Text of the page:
And so, then, to the old favorites. I’ve reached the point in Rucka’s Kodiak novels where I lost interest/enjoyment the first time through (Patriot Acts, not Shooting at Midnight), but at least this time I know why – I’ll save that for a post about the series when I finish The Walking Dead, though – and the Star Trek novel was as entertaining as I wanted/needed it to be, which is damning with faint praise far more than it deserves; of all the Trek I’ve been reading lately, the Deep Space Nine cycle is the most interesting, and the most well-written, by some distance.
As you can see, I’m continuing with my Star Trek and Greg Rucka reading habits. Critical Space is a weird, fascinating read because it’s a novel that changes the Kodiak series from one thing into another, and also the format of Rucka’s novels, as well; I have to doubleback and read Shooting At Midnight again to see if he actually started it there. Fistful of Rain, meanwhile, I just loved for the Portland-ness of it all (This is maybe the third time I’ve read it, and each time I feel like I recognize a little more of the city). As far as the Trek novel goes, it’s fun enough but has a truly ridiculous ending that reads as if it is missing a chapter or two somewhere along the way. As far as cliffhangers go, though, it’s pretty fun.
Next up on the bedside table: Alan Bennert’s Time and Chance, a recommendation from none other than comics’ own Kurt Busiek, and the Shooting At Midnight that’s waiting for me at the library.
Apparently, I take more time to read good books than trashy books; the Rucka novels took a few days each – part of that, though, was also that the start of the week is heavier workwise and leaves me with less time to read – but the Star Trek book I ripped through in a couple of evenings despite it being longer than either Finder or Smoker. Go figure.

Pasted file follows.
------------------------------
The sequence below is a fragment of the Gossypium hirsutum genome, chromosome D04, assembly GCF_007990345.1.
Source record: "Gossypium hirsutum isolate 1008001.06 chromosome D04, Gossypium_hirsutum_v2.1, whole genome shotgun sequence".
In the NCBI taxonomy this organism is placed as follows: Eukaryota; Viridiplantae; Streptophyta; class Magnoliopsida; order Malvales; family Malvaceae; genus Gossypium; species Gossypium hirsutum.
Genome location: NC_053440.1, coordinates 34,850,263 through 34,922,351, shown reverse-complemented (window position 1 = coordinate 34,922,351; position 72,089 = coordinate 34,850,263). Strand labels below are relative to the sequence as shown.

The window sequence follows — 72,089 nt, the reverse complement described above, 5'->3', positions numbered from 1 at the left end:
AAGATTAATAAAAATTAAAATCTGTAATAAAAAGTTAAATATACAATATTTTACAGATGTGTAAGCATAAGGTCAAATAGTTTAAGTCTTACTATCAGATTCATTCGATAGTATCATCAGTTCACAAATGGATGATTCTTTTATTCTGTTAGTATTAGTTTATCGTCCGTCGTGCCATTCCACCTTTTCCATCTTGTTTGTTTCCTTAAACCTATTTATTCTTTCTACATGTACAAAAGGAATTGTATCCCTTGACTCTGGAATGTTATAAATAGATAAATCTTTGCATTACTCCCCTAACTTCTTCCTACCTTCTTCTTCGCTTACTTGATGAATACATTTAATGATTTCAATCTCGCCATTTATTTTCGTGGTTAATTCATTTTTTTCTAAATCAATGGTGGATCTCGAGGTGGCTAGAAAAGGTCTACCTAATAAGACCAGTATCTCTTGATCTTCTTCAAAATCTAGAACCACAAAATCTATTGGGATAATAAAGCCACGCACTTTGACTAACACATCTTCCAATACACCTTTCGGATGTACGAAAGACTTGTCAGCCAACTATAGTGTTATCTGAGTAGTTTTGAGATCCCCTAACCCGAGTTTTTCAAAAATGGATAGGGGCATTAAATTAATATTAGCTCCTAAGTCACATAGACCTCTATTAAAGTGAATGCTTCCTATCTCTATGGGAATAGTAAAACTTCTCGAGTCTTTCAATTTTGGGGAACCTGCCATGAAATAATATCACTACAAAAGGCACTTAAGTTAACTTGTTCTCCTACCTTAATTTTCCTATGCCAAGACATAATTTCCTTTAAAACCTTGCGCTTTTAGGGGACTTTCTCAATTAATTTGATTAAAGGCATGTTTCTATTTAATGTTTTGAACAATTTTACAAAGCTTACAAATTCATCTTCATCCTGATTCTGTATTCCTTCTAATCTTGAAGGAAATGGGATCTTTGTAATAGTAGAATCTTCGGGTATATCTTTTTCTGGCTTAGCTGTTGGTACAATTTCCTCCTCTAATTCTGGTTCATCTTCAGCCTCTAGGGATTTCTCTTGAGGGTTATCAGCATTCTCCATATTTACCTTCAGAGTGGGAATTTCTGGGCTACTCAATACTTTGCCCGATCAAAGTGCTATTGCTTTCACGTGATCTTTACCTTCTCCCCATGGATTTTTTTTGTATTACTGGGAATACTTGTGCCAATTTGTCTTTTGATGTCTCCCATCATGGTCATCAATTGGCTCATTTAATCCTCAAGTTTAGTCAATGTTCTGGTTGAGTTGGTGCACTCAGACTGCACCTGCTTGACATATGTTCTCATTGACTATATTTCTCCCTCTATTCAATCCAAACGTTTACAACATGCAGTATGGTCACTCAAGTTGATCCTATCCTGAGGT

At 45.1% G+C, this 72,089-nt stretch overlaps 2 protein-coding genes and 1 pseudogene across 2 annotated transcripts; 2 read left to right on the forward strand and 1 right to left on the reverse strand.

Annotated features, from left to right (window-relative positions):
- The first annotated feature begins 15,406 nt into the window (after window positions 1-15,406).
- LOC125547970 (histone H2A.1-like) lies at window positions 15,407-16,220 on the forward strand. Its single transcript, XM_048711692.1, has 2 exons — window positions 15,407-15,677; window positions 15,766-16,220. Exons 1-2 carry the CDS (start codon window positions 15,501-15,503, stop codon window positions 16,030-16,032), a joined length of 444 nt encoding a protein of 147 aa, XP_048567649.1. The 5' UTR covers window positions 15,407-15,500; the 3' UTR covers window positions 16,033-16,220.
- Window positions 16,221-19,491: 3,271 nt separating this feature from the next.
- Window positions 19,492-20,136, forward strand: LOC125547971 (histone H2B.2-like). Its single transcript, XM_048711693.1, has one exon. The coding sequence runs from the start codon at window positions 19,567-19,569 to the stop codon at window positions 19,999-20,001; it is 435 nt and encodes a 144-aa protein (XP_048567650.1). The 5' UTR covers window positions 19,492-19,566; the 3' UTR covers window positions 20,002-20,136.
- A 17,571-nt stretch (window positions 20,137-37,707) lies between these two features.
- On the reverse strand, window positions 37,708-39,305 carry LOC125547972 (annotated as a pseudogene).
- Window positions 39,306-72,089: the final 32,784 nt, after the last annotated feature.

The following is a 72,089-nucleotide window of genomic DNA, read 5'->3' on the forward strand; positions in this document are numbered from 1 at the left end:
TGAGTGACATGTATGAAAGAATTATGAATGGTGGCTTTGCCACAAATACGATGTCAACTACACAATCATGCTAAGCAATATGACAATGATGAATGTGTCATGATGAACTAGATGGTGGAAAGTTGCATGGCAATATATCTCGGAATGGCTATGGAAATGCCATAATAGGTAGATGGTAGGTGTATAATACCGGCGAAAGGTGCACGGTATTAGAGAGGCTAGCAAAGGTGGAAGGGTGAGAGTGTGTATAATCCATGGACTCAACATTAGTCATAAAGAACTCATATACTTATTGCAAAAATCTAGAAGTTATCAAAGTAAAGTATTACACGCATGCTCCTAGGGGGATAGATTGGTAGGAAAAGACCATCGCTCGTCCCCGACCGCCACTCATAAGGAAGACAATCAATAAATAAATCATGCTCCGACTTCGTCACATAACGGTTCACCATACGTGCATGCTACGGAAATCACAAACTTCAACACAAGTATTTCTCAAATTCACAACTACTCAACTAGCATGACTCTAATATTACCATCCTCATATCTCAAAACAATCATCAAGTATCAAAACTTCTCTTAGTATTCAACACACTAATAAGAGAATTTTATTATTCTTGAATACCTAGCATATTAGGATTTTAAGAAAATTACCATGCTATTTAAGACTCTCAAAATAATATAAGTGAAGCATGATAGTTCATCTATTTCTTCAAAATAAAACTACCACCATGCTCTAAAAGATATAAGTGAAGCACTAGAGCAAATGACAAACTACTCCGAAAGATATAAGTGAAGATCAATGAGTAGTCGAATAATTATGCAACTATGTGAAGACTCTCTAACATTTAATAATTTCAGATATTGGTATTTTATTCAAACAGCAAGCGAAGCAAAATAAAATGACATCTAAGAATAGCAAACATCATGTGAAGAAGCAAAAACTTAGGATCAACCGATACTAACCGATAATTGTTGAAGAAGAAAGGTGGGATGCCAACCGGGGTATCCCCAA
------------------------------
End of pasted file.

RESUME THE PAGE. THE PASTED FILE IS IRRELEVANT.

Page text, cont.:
I will, at some point, write something about the trilogy of Keeper, Finder and Smoker; re-reading them this time, one right after the other, I realized that there’s a really clear narrative arc in the three books that I hadn’t realized before, with Rucka playing with expectations in the last of the three after shaping them in the first two – Plus, I had forgotten about Erika, one of the Kodiak series’ main characters, almost entirely until this re-read, and now I’m weirdly obsessed with her. So, when I have more time and/or brainspace, that’ll happen for sure.
The Trek book was… eh, pretty crappy, really; I would’ve given up more than once, but had nothing else to read and saw it through to an end that was, indeed, bitter. Normally, Peter David’s Trek books have more pace and humor to them, but this was a leaden, self-important thing that trudged on and made the reader earn every chapter up until the last third or so.
Books read in the last couple of weeks:
The Psychopath Test – Jon Ronson
Alpha – Greg Rucka
Feel: Robbie Williams – Chris Heath
Fables: Peter & Max – Bill Willingham (re-reading, for last week’s Fairy Tales piece for Time Entertainment)
Star Trek: New Frontier #6 The Quiet Place – Peter David
Star Trek: Titan #1: Taking Wing – Andy Mangels and Michael A. Martin
Admit it: You thought I was joking about the Star Trek books, right…? Definitely not; I can make it through one of those (one of the regular ones, at least) in a couple of nights, post-work/pre-sleep, and they definitely work in the enjoyable-enough-to-keep-reading-dumb-enough-to-decompress-the-brain scheme of things. And, thanks to the local library, I can speed through as many as I want without it costing me anything. Success!
The Ronson one was enjoyable, but ultimately disappointing; it felt like a series of shaggy dog stories as opposed to something more coherent, but I loved the Rucka book – Really, really good thrilling writing. A bit looser than his Kodiak and Queen and Country novels, but not necessarily worse for that. The Chris Heath book was… I don’t know. I feel really ambivalent about it, to be honest; it was very readable, sure, but I felt like I was being conned the entire time. For a book so lauded by British journalists and profile-writers, it felt very much like something that wanted me to buy more Robbie Williams records than anything else. In that respect, it pretty much worked; I didn’t buy any Williams, but I did get his In and Out of Consciousness: Greatest Hits 1990-2010 from the library, and have been surprised by how much of it I enjoyed, even the songs I’d never heard before (Pretty much everything after I left the UK).